But the Beeb didn’t want him to, and promptly recommissioned it for another year. Tel moved a mile or so down the road to TV Centre and the show was relaunched with a fancy new set - which as it was 1991 included loads of turquoise - and a new theme tune. There were some other innovations too, even including some Partridge Over Britain-style election debates. But then, six months after they’d told Tel they weren’t going to stop the show, they promptly axed it, and worst of all the first he heard about it was when he saw it in the paper.
But they gave it a decent enough send-off, the final episode on Friday 3rd July 1992 featuring a host of clips that illustrated what a consistently surprising and varied show it had been over the years. Tel was at least vindicated when its replacement Eldorado turned out to be a big old flop, and you can certainly say BBC1 rather missed having something topical and reactive in the schedules, not really filling the gap until The One Show arrived a decade and a half later.
But that wasn’t quite the end of Wogan’s chat show career, as in the autumn of 1992 he returned, along with the Wogan production team, for a new show. Terry Wogan’s Friday Night, for it was that, was in a post-10pm slot and they tried hard to move with the times, with Tel behind a desk rather than a sofa hosting a Letterman-esque show with monologues and film reports, plus a comedian as co-host every week. Frank Skinner was a regular in that role, although he said that Tel seemed pretty bored with the whole thing and would tell him it didn’t matter if it went badly as nobody was bothered. That episode up there features a rather troublesome guest, we’re afraid, and also the worst theme tune of all time. After six months, that was the end of it, and that seemed to be it for Tel - but a return to the radio ensured he would enjoy even greater success.

These days Wogan is very much a footnote in Tel’s hugely successful life in broadcasting, but that’s to forget what a giant show it was in its day, certainly in terms of the amount of column inches it generated. Yes, it probably went on at least two years too long, but it’s a hugely valuable archive of pretty much everyone who was famous in the eighties, and nobody could have made it as watchable as Wogan.


6th JULY

BBC Radio 4

11.30 Unreal: The VFX Revolution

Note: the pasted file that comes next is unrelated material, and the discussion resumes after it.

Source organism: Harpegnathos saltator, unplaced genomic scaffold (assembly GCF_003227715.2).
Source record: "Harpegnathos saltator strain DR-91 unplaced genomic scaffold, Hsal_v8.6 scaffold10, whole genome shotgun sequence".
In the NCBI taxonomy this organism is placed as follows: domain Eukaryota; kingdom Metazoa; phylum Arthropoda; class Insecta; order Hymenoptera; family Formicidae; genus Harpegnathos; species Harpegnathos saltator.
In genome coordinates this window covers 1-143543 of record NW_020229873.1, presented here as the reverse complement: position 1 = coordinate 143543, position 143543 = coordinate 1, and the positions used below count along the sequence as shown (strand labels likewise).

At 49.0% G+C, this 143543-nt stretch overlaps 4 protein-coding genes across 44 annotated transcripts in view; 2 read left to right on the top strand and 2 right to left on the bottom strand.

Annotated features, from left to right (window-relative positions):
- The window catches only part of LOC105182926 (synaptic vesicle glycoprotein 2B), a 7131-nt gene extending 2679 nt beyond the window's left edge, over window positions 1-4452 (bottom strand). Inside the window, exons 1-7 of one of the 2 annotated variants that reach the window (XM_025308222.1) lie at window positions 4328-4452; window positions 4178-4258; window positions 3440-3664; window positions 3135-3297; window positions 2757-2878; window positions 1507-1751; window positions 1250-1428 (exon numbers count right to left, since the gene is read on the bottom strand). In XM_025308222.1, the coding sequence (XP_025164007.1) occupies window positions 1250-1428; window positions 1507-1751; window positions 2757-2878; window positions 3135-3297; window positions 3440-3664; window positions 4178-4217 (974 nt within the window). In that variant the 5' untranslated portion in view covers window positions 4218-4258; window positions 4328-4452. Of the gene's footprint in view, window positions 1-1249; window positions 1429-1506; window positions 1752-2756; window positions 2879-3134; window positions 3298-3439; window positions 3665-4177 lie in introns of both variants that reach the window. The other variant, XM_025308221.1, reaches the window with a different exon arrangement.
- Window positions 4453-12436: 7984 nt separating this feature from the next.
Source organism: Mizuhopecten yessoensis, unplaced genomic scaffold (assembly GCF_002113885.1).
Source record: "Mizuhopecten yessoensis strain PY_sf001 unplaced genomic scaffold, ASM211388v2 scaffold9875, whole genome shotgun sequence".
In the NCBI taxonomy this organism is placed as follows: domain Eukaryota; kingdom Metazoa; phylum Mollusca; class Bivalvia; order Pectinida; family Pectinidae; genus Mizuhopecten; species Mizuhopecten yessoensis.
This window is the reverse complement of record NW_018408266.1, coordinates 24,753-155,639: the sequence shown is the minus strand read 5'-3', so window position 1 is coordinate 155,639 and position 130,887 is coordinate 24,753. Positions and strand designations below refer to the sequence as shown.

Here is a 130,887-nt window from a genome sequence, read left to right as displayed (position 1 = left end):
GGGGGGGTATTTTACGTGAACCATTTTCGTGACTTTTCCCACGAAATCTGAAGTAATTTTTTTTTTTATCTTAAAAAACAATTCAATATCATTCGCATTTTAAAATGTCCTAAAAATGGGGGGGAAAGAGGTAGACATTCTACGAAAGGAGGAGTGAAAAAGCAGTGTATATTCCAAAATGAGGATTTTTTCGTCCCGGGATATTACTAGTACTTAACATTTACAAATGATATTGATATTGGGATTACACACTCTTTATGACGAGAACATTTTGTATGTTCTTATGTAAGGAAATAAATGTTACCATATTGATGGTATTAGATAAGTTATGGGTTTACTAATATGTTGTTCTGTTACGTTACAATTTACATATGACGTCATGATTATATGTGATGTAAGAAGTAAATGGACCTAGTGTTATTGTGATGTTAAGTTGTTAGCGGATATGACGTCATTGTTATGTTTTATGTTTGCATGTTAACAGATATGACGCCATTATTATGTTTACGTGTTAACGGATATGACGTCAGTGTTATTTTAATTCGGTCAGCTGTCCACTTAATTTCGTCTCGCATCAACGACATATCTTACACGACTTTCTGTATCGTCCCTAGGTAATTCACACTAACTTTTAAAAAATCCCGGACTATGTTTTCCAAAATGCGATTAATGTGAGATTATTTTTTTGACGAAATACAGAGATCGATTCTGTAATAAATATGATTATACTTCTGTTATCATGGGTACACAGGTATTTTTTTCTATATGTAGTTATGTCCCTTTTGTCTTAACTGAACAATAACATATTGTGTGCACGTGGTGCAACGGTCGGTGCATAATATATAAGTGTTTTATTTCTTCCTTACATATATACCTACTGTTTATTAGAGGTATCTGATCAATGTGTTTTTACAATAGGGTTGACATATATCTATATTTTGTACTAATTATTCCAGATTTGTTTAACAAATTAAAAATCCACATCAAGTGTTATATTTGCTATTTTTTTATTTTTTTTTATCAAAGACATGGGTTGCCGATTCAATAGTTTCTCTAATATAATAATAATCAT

It really is the Radio Cream Times this week, although we’re not sure this is the most suitable idea for a radio series. It’s an examination of how visual effects changed cinema, as told by Paul Franklin, who should know a thing or two about it as he’s won Oscars for it. As he’ll explain in this first episode, although Star Wars didn’t invent visual effects in films, it was the first movie to really make them a pivotal part of the film-making process rather than something you did to salvage things in the edit.


7th JULY

BBC Scotland

20.30 Rewind 1982
This could well be going out during a World Cup semi-final featuring England, and the bad news for any Scots trying to avoid that is that this year features another early exit by Scotland in a major tournament, though it was a pretty credible performance and it was only by failing to score a couple more in a hammering of New Zealand that they went out on goal difference. There was Scottish sporting success elsewhere, mind, both at the Commonwealth Games and at the World Darts Championships.

Sky Arts

22.30 Urban Myths: Sex Pistols vs Bill Grundy
Anyone who’s walked past the old LWT building on the South Bank recently may well have done a bit of a double take as the signage outside now refers to it as Thames Television Studios. That’s because it’s currently being used as a production base for Danny Boyle’s new drama about the Sex Pistols and it’s standing in for Euston Road in their recreation of that famous interview. It’s not the first time it’s been re-enacted, mind, and here’s another go at it, as first seen a few years ago in this seemingly deliberately unfunny comedy series.